As dog owners, we know the joys of having our furry companions by our side. From going for runs to catching a quick nap on the couch, they’re always there for us. But what happens when they get bored? That is where the idea of dog parks comes in!
Dog parks are great places where dogs can interact with each other and their humans outside of their homes, and most importantly, it’s fun for dogs! They love these areas because it’s a place where they can run around off-leash and socialize without any worries or restrictions.
However, as you may have guessed, there are common mistakes that can cause your pup harm or injury while at the dog park. Luckily, it turns out there are some common-sense rules that can help keep your pup safe from harm. In this blog post, we will go over the pros and cons of dog parks and ten safety tips that every dog owner should know and keep in mind!
The Pros - Why You Should Take Your Dog to the Dog Park?
Dog parks are great because they provide pups with a chance to socialize, run, and play with other dogs freely, which is especially needed for large dogs who live in apartments and don’t get enough opportunities to exercise their big energy reserves. Plus, owners get a chance to meet new people while their pet gets some much-needed exercise!
Also, more and more dog parks now have agility equipment to encourage physical exercise to help burn your dog’s pent-up energy and alleviate any anxiety or boredom that might be building up inside them, ultimately preventing undesirable behavior.
The Cons - Why You Shouldn’t Take Your Dog to the Dog Park?
Yes, there are many advantages to bringing your furkid to dog parks, but there are some setbacks as well.
Some pet owners don’t pick up after their pets, although it’s illegal to do that in many places. That makes it difficult to enjoy an outdoor experience without being grossed out everywhere you step. The poop left behind also poses a problem since parasites and bacteria like giardia in dog waste can spread to other dogs upon contact and make them sick.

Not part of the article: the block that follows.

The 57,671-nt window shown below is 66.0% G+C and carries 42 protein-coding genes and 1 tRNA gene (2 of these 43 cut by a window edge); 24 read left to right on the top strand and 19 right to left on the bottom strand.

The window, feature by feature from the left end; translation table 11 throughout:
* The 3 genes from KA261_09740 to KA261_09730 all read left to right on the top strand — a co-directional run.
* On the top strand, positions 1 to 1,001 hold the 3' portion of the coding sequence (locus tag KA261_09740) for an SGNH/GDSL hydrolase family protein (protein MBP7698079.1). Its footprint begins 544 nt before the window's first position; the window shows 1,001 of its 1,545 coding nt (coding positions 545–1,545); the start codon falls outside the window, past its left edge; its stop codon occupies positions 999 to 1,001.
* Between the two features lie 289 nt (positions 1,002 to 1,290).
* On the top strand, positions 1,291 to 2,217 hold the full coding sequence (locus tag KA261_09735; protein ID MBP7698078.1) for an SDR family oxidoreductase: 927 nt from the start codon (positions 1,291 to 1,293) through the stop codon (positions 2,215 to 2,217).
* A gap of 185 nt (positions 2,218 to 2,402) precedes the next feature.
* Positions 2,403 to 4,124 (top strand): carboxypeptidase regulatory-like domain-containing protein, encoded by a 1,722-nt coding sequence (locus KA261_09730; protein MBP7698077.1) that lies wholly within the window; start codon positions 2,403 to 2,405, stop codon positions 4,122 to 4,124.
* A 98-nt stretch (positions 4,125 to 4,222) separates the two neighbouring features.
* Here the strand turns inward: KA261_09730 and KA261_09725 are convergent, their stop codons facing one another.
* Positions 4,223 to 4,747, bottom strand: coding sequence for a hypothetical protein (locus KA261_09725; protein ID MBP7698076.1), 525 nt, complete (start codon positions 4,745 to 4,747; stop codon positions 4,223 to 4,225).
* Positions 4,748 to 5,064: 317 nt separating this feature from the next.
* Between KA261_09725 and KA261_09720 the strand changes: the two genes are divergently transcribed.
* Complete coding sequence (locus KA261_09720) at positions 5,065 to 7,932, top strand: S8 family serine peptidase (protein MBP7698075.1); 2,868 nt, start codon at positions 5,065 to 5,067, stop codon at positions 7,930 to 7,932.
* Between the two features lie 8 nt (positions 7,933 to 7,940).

And just because it’s called a ‘dog park’ doesn’t mean that it will be safe! A dog fight could break out between dogs, or your canine may get bullied by aggressive dogs, leading to severe injury or even death. In fact, if you search online, you can find tons of reports about dogs being attacked at dog parks and died, and here’s one story that happened in Oct 2020.
There’s also a possibility that your pup could get fleas and ticks from other dogs, making them miserable. Not only that, but those parasites could also end up crawling back into your house.
Tips to Keeping Your Pup
1. Vaccinate Your Dog
First of all, talk to a veterinarian about the vaccinations your dog needs and when they should be updated again before heading to the park to ensure they are safe from diseases like rabies, parvo, and distemper. Also, make sure they are not sick, so they don’t give it to other dogs or spread the disease.
2. Master Your Dog’s Basic Obedience Commands
A well-trained and obedient dog is easy to control. So, you would need to teach your dog the basics of obedience and master commands, like sitting, staying in place, and coming back to you when told to do so.
By teaching these skills and being mindful of the potential hazards at the park, you will be able to avoid most incidents, as you can recall your dog if things start to escalate or if a fight breaks out between other dogs. It can even help when it’s time to go home!
3. Choose the Right Dog Park
Choosing the right park for your dog is critical to not only their safety but also for the other people in attendance.
Look for parks with staged entrance areas and fences around the perimeter, and make sure there are no openings or holes where your pup can sneak through. The fence should also be high enough (five feet or higher) to deter them from jumping out and escaping!